|Primary inflows||Okanagan River|
|Primary outflows||Okanagan River|
|Catchment area||Okanagan Basin|
|Max. length||11.8 kilometres (7.3 mi)|
|Max. width||2.2 kilometres (1.4 mi)|
|Surface area||19.6 square kilometres (7.6 sq mi)|
|Average depth||26.6 metres (87 ft)|
|Max. depth||56.7 metres (186 ft)|
|Water volume||0.552 cubic kilometres (0.132 cu mi)|
|Residence time||1.1 years|
|Shore length1||30.7 kilometres (19.1 mi)|
|Surface elevation||339 m (1112 ft)|
|Settlements||Penticton, Okanagan Falls|
|1 Shore length is not a well-defined measure.|
Skaha Lake, historically known as Dog Lake and originally Lac Du Chien, is a freshwater lake located along the course of the Okanagan River in the Okanagan Valley of British Columbia, Canada. It has a surface area of approximately 20 km², with a maximum depth of 55 metres. The lake is situated directly south of Okanagan Lake and forms the southern shoreline and boundary of the city of Penticton, British Columbia. The community of Okanagan Falls is located at its southern end, the community of Kaleden lies in the upland area to its west.
History and meaning of name
"Labelled "L. du Chien" (Dog Lake) on Anderson Map, 1867; labelled "Du Chien L." on Trutch maps, 1866 and 1871. Origin unknown. Later, Dog became the official name. Changed in 1930 to Skaha "to agree with the local name," states the Chief Geographer. However Okanagan Indians say "skaha" is not their word for dog, but is that of the Shuswaps, and that the local word for dog is chokowapee. (Parham, 40). Another spelling is kaekuwapa. The local meaning of skaha is "horse". (Albert Millar). That is also the meaning in the Nicola dialect. (W. G. Clapperton)."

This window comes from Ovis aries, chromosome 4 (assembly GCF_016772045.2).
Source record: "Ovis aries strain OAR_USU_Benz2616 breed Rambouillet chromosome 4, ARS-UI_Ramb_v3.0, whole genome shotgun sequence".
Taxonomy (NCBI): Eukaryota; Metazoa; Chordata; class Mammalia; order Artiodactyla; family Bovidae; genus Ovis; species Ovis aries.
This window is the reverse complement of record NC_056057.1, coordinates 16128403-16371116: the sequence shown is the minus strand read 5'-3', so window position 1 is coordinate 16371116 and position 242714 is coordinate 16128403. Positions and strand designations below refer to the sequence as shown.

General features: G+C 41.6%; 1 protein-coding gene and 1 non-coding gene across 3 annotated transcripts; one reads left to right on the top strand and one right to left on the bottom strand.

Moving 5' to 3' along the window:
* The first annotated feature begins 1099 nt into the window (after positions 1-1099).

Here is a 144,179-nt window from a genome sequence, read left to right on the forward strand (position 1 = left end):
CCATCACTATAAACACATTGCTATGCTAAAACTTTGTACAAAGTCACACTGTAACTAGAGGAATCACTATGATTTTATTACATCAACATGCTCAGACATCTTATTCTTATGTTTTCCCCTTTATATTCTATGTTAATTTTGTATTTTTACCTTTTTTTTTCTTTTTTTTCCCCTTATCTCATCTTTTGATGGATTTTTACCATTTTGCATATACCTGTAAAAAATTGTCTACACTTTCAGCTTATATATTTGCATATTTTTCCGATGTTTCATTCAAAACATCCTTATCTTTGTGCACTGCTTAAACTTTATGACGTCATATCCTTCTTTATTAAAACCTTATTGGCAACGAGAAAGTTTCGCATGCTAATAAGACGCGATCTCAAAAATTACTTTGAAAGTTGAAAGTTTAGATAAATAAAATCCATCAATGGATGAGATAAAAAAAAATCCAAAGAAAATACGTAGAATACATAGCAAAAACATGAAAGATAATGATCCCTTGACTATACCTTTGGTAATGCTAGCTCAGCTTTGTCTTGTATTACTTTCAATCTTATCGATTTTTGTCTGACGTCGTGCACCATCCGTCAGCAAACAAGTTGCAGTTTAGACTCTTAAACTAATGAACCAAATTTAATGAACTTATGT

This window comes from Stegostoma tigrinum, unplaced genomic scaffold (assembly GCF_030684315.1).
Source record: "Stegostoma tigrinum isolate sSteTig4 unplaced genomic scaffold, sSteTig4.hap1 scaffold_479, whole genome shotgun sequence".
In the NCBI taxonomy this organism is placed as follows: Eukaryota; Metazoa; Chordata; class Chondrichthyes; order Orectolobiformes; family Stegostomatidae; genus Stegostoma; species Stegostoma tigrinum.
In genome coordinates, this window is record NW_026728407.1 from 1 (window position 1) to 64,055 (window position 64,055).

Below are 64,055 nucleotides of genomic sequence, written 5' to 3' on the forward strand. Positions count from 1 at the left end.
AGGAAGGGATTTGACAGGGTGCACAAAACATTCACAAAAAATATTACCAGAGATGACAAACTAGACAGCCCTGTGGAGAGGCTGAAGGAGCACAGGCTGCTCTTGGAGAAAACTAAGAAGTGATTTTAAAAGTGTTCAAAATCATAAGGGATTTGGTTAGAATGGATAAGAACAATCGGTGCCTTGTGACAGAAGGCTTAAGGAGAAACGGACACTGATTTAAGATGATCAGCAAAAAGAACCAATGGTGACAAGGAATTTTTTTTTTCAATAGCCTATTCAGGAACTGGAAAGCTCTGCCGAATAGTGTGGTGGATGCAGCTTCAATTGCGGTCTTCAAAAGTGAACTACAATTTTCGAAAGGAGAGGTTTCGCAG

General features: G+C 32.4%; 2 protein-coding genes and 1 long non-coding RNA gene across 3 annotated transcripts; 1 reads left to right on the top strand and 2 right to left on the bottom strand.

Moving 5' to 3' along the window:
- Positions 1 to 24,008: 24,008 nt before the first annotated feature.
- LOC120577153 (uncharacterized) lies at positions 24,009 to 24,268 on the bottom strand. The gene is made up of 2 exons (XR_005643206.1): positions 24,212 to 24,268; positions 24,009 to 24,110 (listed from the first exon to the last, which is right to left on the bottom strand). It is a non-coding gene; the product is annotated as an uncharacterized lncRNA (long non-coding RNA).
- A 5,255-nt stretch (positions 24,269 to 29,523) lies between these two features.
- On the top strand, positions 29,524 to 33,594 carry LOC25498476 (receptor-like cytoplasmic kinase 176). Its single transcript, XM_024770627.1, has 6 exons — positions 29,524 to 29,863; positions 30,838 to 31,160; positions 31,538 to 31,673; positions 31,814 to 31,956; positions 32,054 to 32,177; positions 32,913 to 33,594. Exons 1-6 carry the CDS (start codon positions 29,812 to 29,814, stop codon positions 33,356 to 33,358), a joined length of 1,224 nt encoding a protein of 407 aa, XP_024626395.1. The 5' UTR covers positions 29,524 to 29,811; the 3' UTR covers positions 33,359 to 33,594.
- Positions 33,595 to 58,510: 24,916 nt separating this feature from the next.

|Wikimedia Commons has media related to Lake Skaha.|
Lake Skaha from Christie Memorial Park
Northern end of Lake Skaha on a winter afternoon
- Anonymous (1974a). Limnology of the Major Lakes in the Okanagan Basin. Canada - British Columbia Okanagan Basin Agreement, Final Report, Technical Supplement V. British Columbia Water Resources Service, Victoria, British Columbia, 261 pp.
- Anonymous (1974b). The Main Report of the Consultative Board. Canada - British Columbia Okanagan Basin Agreement. British Columbia Water Resources Service, Victoria, British Columbia.
- Stockner, J.G. and Northcote, T.G. (1974). Recent limnological studies of Okanagan Basin lakes and their contribution to comprehensive water resource planning. Journal of the Fisheries Research Board of Canada, 31, 955-976.
|This article about a location in the Interior of British Columbia, Canada is a stub. You can help Wikipedia by expanding it.|